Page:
Eight Freaking Years

Good news. As of today, I only need to work at Etown for another 22 years before I can retire. I started at Etown eight years ago today: February 23, 1998.

I started as Technology Specialist II. This is a fancy way of saying that I did frontline helpdesk kind of stuff: plugging in printers, restarting computers, and other deskside support.

After a short while, I was asked to whip up a database that we could use to track our tech support requests. That was when I discovered the joy of FileMaker Pro. I took that FileMaker project and ran with it, getting more and more involved in database work.

Then I took on a 4D project which shall remain nameless, which was to revolutionize the way we looked at curriculum. It did not, at least not much. But it did succeed mightily in getting our teachers fired up and pissed off. When Mike came on board in the summer of 2000, he brought with him a far greater knowledge of 4D than I have even now, so I was only too happy to give him that project.

By then, my title had become Assistant Director of Technology, and I was taking care of the servers, routers, and stuff like that, while still trying frantically to keep up with the day to day grind of tech requests. It was beginning to wear quite thin.

In 2001, I attended the FileMaker Developer Conference in Orlando, and I realized that databases were where my interests really were. Over the next couple months, I invested heavily in FileMaker Pro development, only to realize that FileMaker’s limitations were no longer something I could work around. I began searching for a better tool.

That was when I discovered REALbasic. I did the tutorial, twice. I did all the sample projects. I read Matt Neuberg’s book cover to cover twice. I read REALbasic for Dummies cover to cover. I subscribed to the REALbasic mailing lists and read every message, trying to take it all in.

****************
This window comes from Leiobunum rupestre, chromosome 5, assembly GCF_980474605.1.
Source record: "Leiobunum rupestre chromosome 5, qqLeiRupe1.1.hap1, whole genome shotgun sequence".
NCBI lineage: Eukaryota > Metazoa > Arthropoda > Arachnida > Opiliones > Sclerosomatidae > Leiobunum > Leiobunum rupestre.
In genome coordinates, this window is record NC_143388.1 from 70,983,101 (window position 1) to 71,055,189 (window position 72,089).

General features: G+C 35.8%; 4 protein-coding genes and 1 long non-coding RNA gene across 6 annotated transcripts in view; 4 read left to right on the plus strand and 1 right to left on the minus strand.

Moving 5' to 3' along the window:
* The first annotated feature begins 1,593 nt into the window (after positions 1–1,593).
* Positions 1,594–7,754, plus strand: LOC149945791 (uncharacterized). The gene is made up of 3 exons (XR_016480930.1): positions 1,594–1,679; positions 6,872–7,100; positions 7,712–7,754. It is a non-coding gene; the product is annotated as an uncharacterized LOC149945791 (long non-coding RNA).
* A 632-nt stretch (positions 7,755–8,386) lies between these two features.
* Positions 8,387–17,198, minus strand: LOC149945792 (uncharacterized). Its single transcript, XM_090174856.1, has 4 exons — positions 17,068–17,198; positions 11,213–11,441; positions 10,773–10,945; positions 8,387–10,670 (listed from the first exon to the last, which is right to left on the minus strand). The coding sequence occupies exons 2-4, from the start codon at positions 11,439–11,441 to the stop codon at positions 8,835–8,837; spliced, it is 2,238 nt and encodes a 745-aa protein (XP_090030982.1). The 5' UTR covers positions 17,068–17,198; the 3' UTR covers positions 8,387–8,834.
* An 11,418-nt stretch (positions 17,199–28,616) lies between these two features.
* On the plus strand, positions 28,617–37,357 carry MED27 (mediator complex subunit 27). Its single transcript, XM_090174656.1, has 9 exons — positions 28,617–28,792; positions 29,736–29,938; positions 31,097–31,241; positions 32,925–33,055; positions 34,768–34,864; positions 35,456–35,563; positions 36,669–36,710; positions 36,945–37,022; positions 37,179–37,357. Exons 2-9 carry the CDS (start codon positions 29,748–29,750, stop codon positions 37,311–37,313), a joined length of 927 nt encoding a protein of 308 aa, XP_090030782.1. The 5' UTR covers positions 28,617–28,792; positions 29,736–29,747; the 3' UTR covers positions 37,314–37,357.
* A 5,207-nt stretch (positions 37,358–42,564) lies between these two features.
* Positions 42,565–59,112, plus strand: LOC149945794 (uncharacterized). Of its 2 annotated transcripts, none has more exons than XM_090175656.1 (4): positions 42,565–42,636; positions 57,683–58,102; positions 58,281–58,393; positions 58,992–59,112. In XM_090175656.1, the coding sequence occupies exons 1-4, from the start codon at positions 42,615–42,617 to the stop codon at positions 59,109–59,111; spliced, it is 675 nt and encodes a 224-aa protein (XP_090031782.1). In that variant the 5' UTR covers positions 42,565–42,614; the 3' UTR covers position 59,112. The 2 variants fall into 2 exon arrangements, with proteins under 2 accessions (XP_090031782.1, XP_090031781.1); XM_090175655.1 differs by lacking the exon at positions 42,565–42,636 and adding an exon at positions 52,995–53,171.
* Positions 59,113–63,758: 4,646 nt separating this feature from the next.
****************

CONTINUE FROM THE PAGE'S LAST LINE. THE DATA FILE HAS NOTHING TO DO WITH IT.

But I needed a database to work with. I didn’t want mySQL, because I have some misgivings about the GPL, and mySQL AB’s licensing seemed to be deliberately hard to understand. I couldn’t afford to get into any of the commercial players. Then a CD arrived in the mail at work. It was a copy of PostgreSQL, another open source database, with a BSD license. Perfect.

While all of this was developing, Etown was deciding to make student achievement data a higher priority. Mike was ready to step away from the aforementioned 4D project (as well as PowerSchool, which we had also taken on). So when the district decided to hire an official Data Manager, I was able to walk right into the position.

I’ve shared before here, I think, how the products we were using simply weren’t cutting it, especially when it came to looking at achievement data. I was able to fall back on REALbasic and PostgreSQL to save the day in a number of ways.

So in eight years, I’ve gone from helpdesk grunt to database administrator and programmer. Not bad for an English major who couldn’t get a teaching job!

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